CLI App in Rust - Part 2

Test Driven Development

Let’s move our run(), Config struct and it’s impl block into a library crate and declutter our main.rs.

Create a src/lib.rs.

nano src/lib.rs

And move those functions we discssed above in this file (and also move relevant import statements):

  • We’ll also want to make our run() function, Config struct and it’s fields as well as new() associated function in Config’s impl block public so that anything outside our library crate can use that.
// src/lib.rs
use std::fs;
use std::error::Error;

pub fn run(config: Config) -> Result<(), Box<dyn Error>> {
    let contents = fs::read_to_string(config.filename)?;
 
    println!("With text:\n{}", contents);
 
    Ok(())
}

pub struct Config {
    pub query: String,
    pub filename: String
}

impl Config {
    pub fn new(args: &[String]) -> Result<Config, &str> {
        if args.len() < 3 {
            return Err("not enough arguments");
        }
 
        let query = args[1].clone();
        let filename = args[2].clone();
 
        Ok(Config { query, filename })
    }
}

Now in main.rs we’re going to import these and use them:

// src/main.rs
use std::env;
use std::process;

use minigrep::Config; // import with `minigrep`; the name of our crate

fn main() {
    let args: Vec<String> = env::args().collect();
 
    let config = Config::new(&args).unwrap_or_else(|err| {
        println!("Problem parsing arguments: {}", err);
        process::exit(1); // pass in status code 1
    });

    println!("Searching for {}", config.query);
    println!("In file {}", config.filename);
 
    // use minigrep::run()
    if let Err(e) = minigrep::run(config) {
        println!("Application error: {}", e);
        process::exit(1);
    }
}

Now let’s test this out with cargo run the poem.txt

   Compiling minigrep v0.1.0 (/home/adhadse/Downloads/minigrep)
    Finished dev [unoptimized + debuginfo] target(s) in 0.70s
     Running `target/debug/minigrep the poem.txt`
Searching for the
In file poem.txt
With text:
I'm nobody! Who are you?
Are you nobody, too?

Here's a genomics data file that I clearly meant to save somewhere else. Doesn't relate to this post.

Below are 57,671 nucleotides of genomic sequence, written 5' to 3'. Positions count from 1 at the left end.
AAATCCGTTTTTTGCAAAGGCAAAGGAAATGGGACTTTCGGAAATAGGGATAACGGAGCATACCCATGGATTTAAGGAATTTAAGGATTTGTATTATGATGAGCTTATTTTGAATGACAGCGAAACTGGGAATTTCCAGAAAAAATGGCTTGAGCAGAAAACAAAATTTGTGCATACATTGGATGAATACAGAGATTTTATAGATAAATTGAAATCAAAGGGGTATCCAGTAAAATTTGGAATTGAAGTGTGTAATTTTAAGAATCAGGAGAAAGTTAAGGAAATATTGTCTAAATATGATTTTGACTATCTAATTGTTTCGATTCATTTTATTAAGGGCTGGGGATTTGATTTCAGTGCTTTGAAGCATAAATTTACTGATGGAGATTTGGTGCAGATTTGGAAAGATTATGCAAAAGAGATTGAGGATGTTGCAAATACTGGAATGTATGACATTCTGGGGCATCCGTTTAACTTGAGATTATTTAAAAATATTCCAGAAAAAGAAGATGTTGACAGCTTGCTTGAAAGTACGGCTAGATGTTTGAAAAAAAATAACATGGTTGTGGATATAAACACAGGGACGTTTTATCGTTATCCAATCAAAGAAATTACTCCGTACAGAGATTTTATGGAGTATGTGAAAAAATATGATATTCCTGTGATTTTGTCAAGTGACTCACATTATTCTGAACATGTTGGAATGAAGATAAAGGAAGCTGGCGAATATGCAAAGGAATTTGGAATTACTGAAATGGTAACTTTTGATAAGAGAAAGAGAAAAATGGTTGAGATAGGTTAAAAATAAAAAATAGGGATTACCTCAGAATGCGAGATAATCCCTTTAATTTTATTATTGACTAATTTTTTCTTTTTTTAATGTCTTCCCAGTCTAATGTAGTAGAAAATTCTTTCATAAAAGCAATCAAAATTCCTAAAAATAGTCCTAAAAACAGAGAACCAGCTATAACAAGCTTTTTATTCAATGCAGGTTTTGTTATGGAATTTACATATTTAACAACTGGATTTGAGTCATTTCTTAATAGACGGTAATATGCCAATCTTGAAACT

Then there's a pair of us - don't tell!
They'd banish us, you know.

How dreary to be somebody!
How public, like a frog
To tell your name the livelong day
To an admiring bog!

And it compiles successfully and runs just as fine!

Writing tests

We’ll write a test that fails then implement the logic that’ll make the test pass and if necessary refactor our code and make sure our test is still passing.

  • Currently, our program just spits out the content of the file. Instead we want it to search for query string inside the file and only print out line that contain our query. For that we’ll create a function search() but before as said, we’ll write a test to test that functionality (which obviously will fail since the functionality isnt’t implemented yet).
// src/lib.rs
impl Config {
    // ...
}

pub fn search(query: &str, contents: &str) -> Vec<&str> {
//             error: missing lifetime specifier  ^
// this function's return type contains a borrowed value but the signature
// does not say whether it is borrowed from `query` or `contents`.
    vec![]
}

#[cfg(test)]
mod tests {
    use super::*;

    #[test]
    fn one_result() {
        let query = "duct";
        let contents = "\
Rust:
safe, fast, productive.
Pick three.";
        
        assert_eq!(vec!["safe, fast, productive."], search(query, contents));
    }
}

For the above error, we know how to fix it, by specifying the lifetimes associated for the output value with one the input parameters:

Anytime we return a reference from a function we have to tie the lifetime of that reference to the lifetime of one of the input parameters.

So we want the returned vector to have a lifetime tied to the contents input parameter, because retrun strings will simply be lines inside the contents string.

pub fn search<'a>(query: &str, contents: &'a str) -> Vec<&'a str> {
    vec![]
}

Now if we run cargo test, as expected the tests fails:

    Finished test [unoptimized + debuginfo] target(s) in 0.44s
     Running unittests src/lib.rs (target/debug/deps/minigrep-41ffe2f4028fe4d9)

running 1 test
test tests::one_result ... FAILED

failures:

---- tests::one_result stdout ----
thread 'tests::one_result' panicked at 'assertion failed: `(left == right)`
  left: `["safe, fast, productive."]`,
 right: `[]`', src/lib.rs:44:9
note: run with `RUST_BACKTRACE=1` environment variable to display a backtrace


failures:
    tests::one_result

test result: FAILED. 0 passed; 1 failed; 0 ignored; 0 measured; 0 filtered out; finished in 0.00s

Let’s write test that will make this test pass:

// search() return a Vec of string, where each string is a line which 
// contains our query